American Epic

American Epic Author Garrett Epps
ISBN-10 9780199974740
Year 2013-09-19
Pages 274
Language en
Publisher Oxford University Press
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"The United States is the only nation in the world in which political leaders, judges and soldiers all swear allegiance not to a king or a people but to a document, the Constitution. The Constitution today, however, is much revered but little read. . Readers of AMERICAN EPIC will never think of the Constitution in quite the same way again. Garrett Epps, a legal scholar who is also a journalist and writer of prize-winning fiction, takes readers on a literary tour of the Constitution, finding in it much that is interesting, puzzling, praiseworthy, and sometimes hilarious. Reading the Constitution like a literary work yields a host of meanings that shed new light on what it means to be an American"--

Harvard Law Review

Harvard Law Review Author Harvard Law Review
ISBN-10 9781610278973
Year 2013-04-10
Pages 289
Language en
Publisher Quid Pro Books
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The Harvard Law Review is offered in a digital edition, featuring active Contents, linked notes, and proper ebook formatting. The contents of Issue 6 include scholarly articles and student case notes, as well as as the extensive annual Developments in the Law survey. This year's subject is immigration law and policy. Further articles include analysis of transaction costs under the Coase Theorem and the idea of an "unwritten Constitution."

Constitutional Identity

Constitutional Identity Author Gary J. Jacobsohn
ISBN-10 9780674047662
Year 2010
Pages 368
Language en
Publisher Harvard University Press
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In Constitutional Identity, Gary Jeffrey Jacobsohn argues that a constitution acquires an identity through experience—from a mix of the political aspirations and commitments that express a nation’s past and the desire to transcend that past. It is changeable but resistant to its own destruction, and manifests itself in various ways, as Jacobsohn shows in examples as far flung as India, Ireland, Israel, and the United States. Jacobsohn argues that the presence of disharmony—both the tensions within a constitutional order and those that exist between a constitutional document and the society it seeks to regulate—is critical to understanding the theory and dynamics of constitutional identity. He explores constitutional identity’s great practical importance for some of constitutionalism’s most vexing questions: Is an unconstitutional constitution possible? Is the judicial practice of using foreign sources to resolve domestic legal disputes a threat to vital constitutional interests? How are the competing demands of transformation and preservation in constitutional evolution to be balanced?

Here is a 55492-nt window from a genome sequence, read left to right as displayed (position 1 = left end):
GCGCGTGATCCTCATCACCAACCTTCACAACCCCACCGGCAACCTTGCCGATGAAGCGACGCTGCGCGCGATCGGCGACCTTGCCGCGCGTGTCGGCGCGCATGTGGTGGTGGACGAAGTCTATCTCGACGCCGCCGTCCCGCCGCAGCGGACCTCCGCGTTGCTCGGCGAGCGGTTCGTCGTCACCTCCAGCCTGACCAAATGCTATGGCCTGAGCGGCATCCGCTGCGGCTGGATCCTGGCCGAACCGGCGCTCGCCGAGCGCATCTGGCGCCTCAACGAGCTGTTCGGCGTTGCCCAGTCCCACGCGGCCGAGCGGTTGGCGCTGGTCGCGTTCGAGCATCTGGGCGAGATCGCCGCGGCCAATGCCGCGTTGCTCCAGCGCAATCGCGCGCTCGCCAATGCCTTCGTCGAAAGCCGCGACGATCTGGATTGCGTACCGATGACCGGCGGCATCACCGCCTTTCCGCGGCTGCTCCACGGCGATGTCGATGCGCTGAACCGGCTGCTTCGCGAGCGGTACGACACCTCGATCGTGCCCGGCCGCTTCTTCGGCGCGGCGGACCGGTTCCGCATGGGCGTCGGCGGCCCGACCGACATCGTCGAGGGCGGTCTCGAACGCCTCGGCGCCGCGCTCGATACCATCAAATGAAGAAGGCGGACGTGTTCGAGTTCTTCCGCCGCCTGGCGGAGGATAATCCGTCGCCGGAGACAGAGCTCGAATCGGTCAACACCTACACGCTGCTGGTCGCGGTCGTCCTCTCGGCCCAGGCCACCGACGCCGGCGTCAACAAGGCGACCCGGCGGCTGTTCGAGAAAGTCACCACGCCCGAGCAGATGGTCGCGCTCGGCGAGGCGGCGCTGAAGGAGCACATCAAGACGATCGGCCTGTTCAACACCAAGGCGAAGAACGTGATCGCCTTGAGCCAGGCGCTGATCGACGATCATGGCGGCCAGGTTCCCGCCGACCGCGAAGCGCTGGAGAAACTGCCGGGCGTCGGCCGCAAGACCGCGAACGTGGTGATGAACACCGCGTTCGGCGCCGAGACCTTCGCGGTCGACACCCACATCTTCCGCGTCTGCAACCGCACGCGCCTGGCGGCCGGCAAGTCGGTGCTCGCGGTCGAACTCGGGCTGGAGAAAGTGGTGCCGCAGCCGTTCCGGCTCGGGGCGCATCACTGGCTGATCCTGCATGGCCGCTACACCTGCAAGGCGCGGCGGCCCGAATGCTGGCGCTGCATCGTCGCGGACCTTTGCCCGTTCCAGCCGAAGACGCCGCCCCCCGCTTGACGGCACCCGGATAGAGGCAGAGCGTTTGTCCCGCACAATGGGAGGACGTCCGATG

The Citizen s Constitution

The Citizen s Constitution Author Seth Lipsky
ISBN-10 9780465024308
Year 2011-04-05
Pages 368
Language en
Publisher Basic Books
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Pocket versions of the Constitution of the United States of America abound, as do multi-volume commentaries, scholarly histories of its writing, and political posturings of various clauses. But what if you want a delightfully quick, witty, and readable reference that, in one compact volume, places the document and its clauses into context? You’re out of luck—until now. Written by Seth Lipsky, described in the Boston Globe as “a legendary figure in contemporary journalism,” The Citizen’s Constitution draws on the writings of the Founders, case law from our greatest judges, and current events in more than 300 illuminating annotations. Lipsky provides a no-nonsense, entertaining, and learned guide to the fundamental questions surrounding the document that governs how we govern our country. Every American should know the Constitution. Rarely has it glinted so brightly.